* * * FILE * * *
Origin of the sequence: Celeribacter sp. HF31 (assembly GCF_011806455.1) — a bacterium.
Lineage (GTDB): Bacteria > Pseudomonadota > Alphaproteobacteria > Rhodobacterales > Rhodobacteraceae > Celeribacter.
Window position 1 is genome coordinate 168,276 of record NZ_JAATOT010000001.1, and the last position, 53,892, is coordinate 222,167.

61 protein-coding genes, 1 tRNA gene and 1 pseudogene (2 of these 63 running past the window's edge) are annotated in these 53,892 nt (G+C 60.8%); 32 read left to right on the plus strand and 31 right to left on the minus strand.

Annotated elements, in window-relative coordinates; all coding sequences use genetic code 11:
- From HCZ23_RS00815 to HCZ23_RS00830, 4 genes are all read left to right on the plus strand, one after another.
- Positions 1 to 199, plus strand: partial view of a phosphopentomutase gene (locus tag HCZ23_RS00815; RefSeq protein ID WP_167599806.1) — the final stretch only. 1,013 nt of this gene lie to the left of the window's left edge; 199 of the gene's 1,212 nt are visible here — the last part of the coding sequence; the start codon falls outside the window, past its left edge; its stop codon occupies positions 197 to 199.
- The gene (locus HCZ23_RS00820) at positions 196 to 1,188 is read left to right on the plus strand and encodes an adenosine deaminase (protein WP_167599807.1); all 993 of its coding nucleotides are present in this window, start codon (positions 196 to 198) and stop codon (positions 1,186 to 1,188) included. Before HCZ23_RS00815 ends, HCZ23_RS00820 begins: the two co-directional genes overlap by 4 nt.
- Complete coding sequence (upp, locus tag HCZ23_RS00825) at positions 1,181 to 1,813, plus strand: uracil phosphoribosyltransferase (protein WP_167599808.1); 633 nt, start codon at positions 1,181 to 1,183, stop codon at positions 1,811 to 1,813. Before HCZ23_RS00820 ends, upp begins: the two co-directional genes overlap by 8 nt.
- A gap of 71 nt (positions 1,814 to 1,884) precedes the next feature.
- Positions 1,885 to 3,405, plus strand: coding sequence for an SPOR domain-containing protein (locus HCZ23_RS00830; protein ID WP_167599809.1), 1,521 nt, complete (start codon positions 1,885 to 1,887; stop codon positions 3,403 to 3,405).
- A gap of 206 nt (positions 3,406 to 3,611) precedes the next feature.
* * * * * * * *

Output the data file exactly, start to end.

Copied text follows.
Origin of the sequence: Celeribacter sp. HF31 (assembly GCF_011806455.1) — a bacterium.
Lineage (GTDB): Bacteria > Pseudomonadota > Alphaproteobacteria > Rhodobacterales > Rhodobacteraceae > Celeribacter.
Window position 1 is genome coordinate 168,276 of record NZ_JAATOT010000001.1, and the last position, 53,892, is coordinate 222,167.

61 protein-coding genes, 1 tRNA gene and 1 pseudogene (2 of these 63 running past the window's edge) are annotated in these 53,892 nt (G+C 60.8%); 32 read left to right on the plus strand and 31 right to left on the minus strand.

Annotated elements, in window-relative coordinates; all coding sequences use genetic code 11:
- From HCZ23_RS00815 to HCZ23_RS00830, 4 genes are all read left to right on the plus strand, one after another.
- Positions 1 to 199, plus strand: partial view of a phosphopentomutase gene (locus tag HCZ23_RS00815; RefSeq protein ID WP_167599806.1) — the final stretch only. 1,013 nt of this gene lie to the left of the window's left edge; 199 of the gene's 1,212 nt are visible here — the last part of the coding sequence; the start codon falls outside the window, past its left edge; its stop codon occupies positions 197 to 199.
- The gene (locus HCZ23_RS00820) at positions 196 to 1,188 is read left to right on the plus strand and encodes an adenosine deaminase (protein WP_167599807.1); all 993 of its coding nucleotides are present in this window, start codon (positions 196 to 198) and stop codon (positions 1,186 to 1,188) included. Before HCZ23_RS00815 ends, HCZ23_RS00820 begins: the two co-directional genes overlap by 4 nt.
- Complete coding sequence (upp, locus tag HCZ23_RS00825) at positions 1,181 to 1,813, plus strand: uracil phosphoribosyltransferase (protein WP_167599808.1); 633 nt, start codon at positions 1,181 to 1,183, stop codon at positions 1,811 to 1,813. Before HCZ23_RS00820 ends, upp begins: the two co-directional genes overlap by 8 nt.
- A gap of 71 nt (positions 1,814 to 1,884) precedes the next feature.
- Positions 1,885 to 3,405, plus strand: coding sequence for an SPOR domain-containing protein (locus HCZ23_RS00830; protein ID WP_167599809.1), 1,521 nt, complete (start codon positions 1,885 to 1,887; stop codon positions 3,403 to 3,405).
- A gap of 206 nt (positions 3,406 to 3,611) precedes the next feature.